As Chris Stapleton’s set time drew near, the place was packed. He wasted no time taking to the stage and immediately launched into a song co-written with Semisonic’s Dan Wilson – “White Horse,” the lead single off of 2023’s Higher. Stapleton and his band sounded great, and most issues with the mix were gone. Next, they kept the momentum going with “Parachute” and “Second to Know” before Stapleton addressed the crowd.

Chris Stapleton performs at U.S. Bank Stadium
Chris Stapleton performed at U.S. Bank Stadium in Minneapolis on Saturday, April 6, 2024.
Tony Nelson

“Hello, Minneapolis,” he said. “There’s a whole bunch of you here tonight. Thanks for showing up for us. Those of you that’ve been with us before know that I’m not going to do a lot of talkin’. We’re gonna play as much music as we can in the time that we have.”

True to his word, Stapleton spoke sparingly for the rest of his two-hour set. Instead, he packed that time with 21 more songs, each more emotionally devastating than the last. Stapleton’s lived-in lyrics sung through his anguished, whiskey-soaked tenor left many fans misty-eyed at times, full-on sobbing at others, and tipsily dancing throughout. I heard a concessions worker say that the entire stadium was out of Coors Light — if that’s any indication of how much fun people were having.

Stapleton’s soulful voice really needs to be experienced live to feel its full effect. There’s an added vulnerability in person. His emotional vocal runs bring extra depth to his already oft-tragic lyrics. When he roared about “Hard Livin,’” you could almost taste hard liquor. “Whiskey and You,” left us hanging on every heartbreaking syllable. “Cold” brought out the heaviness of a relationship stalling out. Stapleton’s voice was rarely alone, though. Nearly every song featured thousands of voices from the crowd, adding their struggles to his.

About midway through his set, Stapleton “fired the band” and played a few songs by himself with just an acoustic guitar. Before “What Are You Listening To?” he fondly recalled it being the first song he ever had on the radio. (“It shot all the way up to number 46!”) “Mountains of My Mind” and “Whiskey and You” completed his acoustic set before the band returned for “Arkansas.” As soon as Stapleton played the first few notes, the crowd raucously came back to life.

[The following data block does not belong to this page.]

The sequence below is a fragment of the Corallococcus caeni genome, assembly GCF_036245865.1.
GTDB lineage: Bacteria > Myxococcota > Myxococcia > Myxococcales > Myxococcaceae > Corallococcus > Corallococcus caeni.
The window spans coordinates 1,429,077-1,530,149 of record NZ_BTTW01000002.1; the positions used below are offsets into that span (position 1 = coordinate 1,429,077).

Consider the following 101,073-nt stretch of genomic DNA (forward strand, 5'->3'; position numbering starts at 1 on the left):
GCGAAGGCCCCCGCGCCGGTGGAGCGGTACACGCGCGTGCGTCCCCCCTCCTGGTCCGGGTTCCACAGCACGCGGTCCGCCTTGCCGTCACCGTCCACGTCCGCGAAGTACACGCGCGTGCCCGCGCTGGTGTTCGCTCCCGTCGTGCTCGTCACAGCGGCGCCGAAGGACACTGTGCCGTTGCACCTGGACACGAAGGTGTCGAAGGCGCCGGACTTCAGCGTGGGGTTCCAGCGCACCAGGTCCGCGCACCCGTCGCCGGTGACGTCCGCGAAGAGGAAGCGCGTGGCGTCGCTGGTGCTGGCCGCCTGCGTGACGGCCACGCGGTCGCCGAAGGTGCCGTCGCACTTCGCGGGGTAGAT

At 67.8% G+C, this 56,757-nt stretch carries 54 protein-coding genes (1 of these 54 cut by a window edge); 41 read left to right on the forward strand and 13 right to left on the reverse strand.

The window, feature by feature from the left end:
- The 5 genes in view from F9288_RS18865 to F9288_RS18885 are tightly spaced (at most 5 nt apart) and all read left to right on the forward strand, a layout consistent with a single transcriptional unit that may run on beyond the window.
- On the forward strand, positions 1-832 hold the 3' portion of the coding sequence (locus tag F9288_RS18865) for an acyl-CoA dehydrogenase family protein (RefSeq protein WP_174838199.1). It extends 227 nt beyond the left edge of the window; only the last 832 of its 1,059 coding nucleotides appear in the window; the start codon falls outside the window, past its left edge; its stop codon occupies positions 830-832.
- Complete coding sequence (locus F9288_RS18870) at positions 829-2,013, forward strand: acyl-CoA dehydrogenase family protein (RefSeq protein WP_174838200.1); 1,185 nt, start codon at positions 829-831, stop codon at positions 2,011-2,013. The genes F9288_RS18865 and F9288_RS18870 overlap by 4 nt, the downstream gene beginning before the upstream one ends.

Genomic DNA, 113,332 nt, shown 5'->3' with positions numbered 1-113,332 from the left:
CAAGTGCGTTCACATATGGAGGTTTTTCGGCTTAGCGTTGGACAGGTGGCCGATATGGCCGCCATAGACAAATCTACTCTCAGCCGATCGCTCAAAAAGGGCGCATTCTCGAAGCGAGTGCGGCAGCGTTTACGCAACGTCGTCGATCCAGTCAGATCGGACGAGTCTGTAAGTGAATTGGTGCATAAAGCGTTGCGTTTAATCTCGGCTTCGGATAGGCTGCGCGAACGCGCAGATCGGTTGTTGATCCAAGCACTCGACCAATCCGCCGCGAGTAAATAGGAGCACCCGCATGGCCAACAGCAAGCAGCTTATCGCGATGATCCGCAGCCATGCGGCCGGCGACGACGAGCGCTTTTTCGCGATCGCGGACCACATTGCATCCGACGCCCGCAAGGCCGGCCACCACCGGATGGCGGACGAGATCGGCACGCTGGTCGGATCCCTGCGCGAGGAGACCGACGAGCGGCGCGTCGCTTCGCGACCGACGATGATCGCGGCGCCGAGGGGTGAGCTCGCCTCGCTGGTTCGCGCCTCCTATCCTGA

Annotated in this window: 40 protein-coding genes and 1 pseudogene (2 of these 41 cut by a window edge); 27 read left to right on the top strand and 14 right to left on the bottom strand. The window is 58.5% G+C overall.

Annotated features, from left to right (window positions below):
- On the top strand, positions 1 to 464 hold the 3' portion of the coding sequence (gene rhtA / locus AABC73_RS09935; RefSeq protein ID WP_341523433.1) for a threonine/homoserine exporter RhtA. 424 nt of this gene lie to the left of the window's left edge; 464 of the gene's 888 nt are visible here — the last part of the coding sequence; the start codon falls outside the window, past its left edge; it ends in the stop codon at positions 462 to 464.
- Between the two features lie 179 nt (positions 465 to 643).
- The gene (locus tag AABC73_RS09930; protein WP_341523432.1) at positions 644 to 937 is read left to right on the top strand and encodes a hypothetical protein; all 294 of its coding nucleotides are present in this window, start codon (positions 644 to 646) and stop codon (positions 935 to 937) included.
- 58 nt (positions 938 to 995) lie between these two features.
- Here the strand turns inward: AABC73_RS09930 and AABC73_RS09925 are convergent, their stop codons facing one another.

Chris Stapleton sings into a microphone and strums a guitar
Chris Stapleton performed at U.S. Bank Stadium in Minneapolis on Saturday, April 6, 2024.
Tony Nelson

Stapleton has covered many songs, making each one his own in the process. Saturday’s set included Kevin Welch’s “Millionaire” and Guy Clark’s “Worry B Gone” Of course, there was David Allan Coe’s “Tennessee Whiskey,” one of Stapleton’s biggest hits of his career. His vocal runs in those grandiose five minutes alone could win a marathon. 

“Tennessee Whiskey” also served as Stapleton’s victory lap for the night. During an extended intro, he thanked everyone for being there, and introduced the band: JT Cure on bass, Derek Mixon on drums, Paul Franklin on pedal steel, Mike Eli LoPinto on guitar, Lee Pardini on keys, and Mickey Raphael on harmonica. Stapleton noted that Raphael has been Willie Nelson’s harmonica player for 51 years. These few minutes were the most talking he did all night, and he wasn’t actually talking. Instead, he sang the band introductions along with the song's melody, keeping his promise to keep the music going with all the time that he had.


White Horse


Second One to Know

Starting Over

Millionaires (Kevin Welch cover)


Might as Well Get Stoned

Hard Livin'

Worry B Gone (Guy Clark cover)

What Are You Listening To?

Mountains of My Mind

Whiskey and You


Midnight Train to Memphis (The SteelDrivers cover)

Think I'm in Love With You

You Should Probably Leave

Nobody to Blame


Free Bird / The Devil Named Music


Fire Away

Broken Halos

Tennessee Whiskey (David Allan Coe cover)


Outlaw State of Mind